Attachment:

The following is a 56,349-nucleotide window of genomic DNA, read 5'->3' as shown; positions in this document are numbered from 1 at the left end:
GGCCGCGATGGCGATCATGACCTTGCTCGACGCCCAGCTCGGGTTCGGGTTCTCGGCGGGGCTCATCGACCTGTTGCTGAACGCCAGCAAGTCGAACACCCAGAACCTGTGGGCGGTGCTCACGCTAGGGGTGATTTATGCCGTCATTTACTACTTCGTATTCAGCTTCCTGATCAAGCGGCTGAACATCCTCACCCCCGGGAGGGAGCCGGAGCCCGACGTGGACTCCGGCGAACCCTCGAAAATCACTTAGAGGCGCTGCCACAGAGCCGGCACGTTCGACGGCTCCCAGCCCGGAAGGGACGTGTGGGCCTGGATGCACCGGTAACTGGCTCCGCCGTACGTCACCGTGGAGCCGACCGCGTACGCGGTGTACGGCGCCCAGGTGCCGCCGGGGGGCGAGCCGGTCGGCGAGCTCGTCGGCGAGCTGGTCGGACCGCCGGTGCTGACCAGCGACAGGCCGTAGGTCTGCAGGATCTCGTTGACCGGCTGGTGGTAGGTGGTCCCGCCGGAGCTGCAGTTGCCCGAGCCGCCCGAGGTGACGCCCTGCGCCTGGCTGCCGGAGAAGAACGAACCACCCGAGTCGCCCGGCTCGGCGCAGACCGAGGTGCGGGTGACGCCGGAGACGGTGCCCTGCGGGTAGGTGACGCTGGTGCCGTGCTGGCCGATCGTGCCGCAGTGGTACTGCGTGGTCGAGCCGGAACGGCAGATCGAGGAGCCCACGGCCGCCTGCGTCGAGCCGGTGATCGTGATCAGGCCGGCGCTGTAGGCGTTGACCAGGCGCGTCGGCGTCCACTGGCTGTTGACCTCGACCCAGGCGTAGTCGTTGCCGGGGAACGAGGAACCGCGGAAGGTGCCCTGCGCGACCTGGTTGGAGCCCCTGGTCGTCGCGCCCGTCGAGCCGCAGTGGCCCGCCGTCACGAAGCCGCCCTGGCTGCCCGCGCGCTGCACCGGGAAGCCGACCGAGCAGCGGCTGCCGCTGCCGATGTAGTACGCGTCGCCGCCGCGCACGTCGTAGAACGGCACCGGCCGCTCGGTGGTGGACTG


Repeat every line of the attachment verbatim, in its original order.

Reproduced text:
The following is a 56,349-nucleotide window of genomic DNA, read 5'->3' as shown; positions in this document are numbered from 1 at the left end:
GGCCGCGATGGCGATCATGACCTTGCTCGACGCCCAGCTCGGGTTCGGGTTCTCGGCGGGGCTCATCGACCTGTTGCTGAACGCCAGCAAGTCGAACACCCAGAACCTGTGGGCGGTGCTCACGCTAGGGGTGATTTATGCCGTCATTTACTACTTCGTATTCAGCTTCCTGATCAAGCGGCTGAACATCCTCACCCCCGGGAGGGAGCCGGAGCCCGACGTGGACTCCGGCGAACCCTCGAAAATCACTTAGAGGCGCTGCCACAGAGCCGGCACGTTCGACGGCTCCCAGCCCGGAAGGGACGTGTGGGCCTGGATGCACCGGTAACTGGCTCCGCCGTACGTCACCGTGGAGCCGACCGCGTACGCGGTGTACGGCGCCCAGGTGCCGCCGGGGGGCGAGCCGGTCGGCGAGCTCGTCGGCGAGCTGGTCGGACCGCCGGTGCTGACCAGCGACAGGCCGTAGGTCTGCAGGATCTCGTTGACCGGCTGGTGGTAGGTGGTCCCGCCGGAGCTGCAGTTGCCCGAGCCGCCCGAGGTGACGCCCTGCGCCTGGCTGCCGGAGAAGAACGAACCACCCGAGTCGCCCGGCTCGGCGCAGACCGAGGTGCGGGTGACGCCGGAGACGGTGCCCTGCGGGTAGGTGACGCTGGTGCCGTGCTGGCCGATCGTGCCGCAGTGGTACTGCGTGGTCGAGCCGGAACGGCAGATCGAGGAGCCCACGGCCGCCTGCGTCGAGCCGGTGATCGTGATCAGGCCGGCGCTGTAGGCGTTGACCAGGCGCGTCGGCGTCCACTGGCTGTTGACCTCGACCCAGGCGTAGTCGTTGCCGGGGAACGAGGAACCGCGGAAGGTGCCCTGCGCGACCTGGTTGGAGCCCCTGGTCGTCGCGCCCGTCGAGCCGCAGTGGCCCGCCGTCACGAAGCCGCCCTGGCTGCCCGCGCGCTGCACCGGGAAGCCGACCGAGCAGCGGCTGCCGCTGCCGATGTAGTACGCGTCGCCGCCGCGCACGTCGTAGAACGGCACCGGCCGCTCGGTGGTGGACTG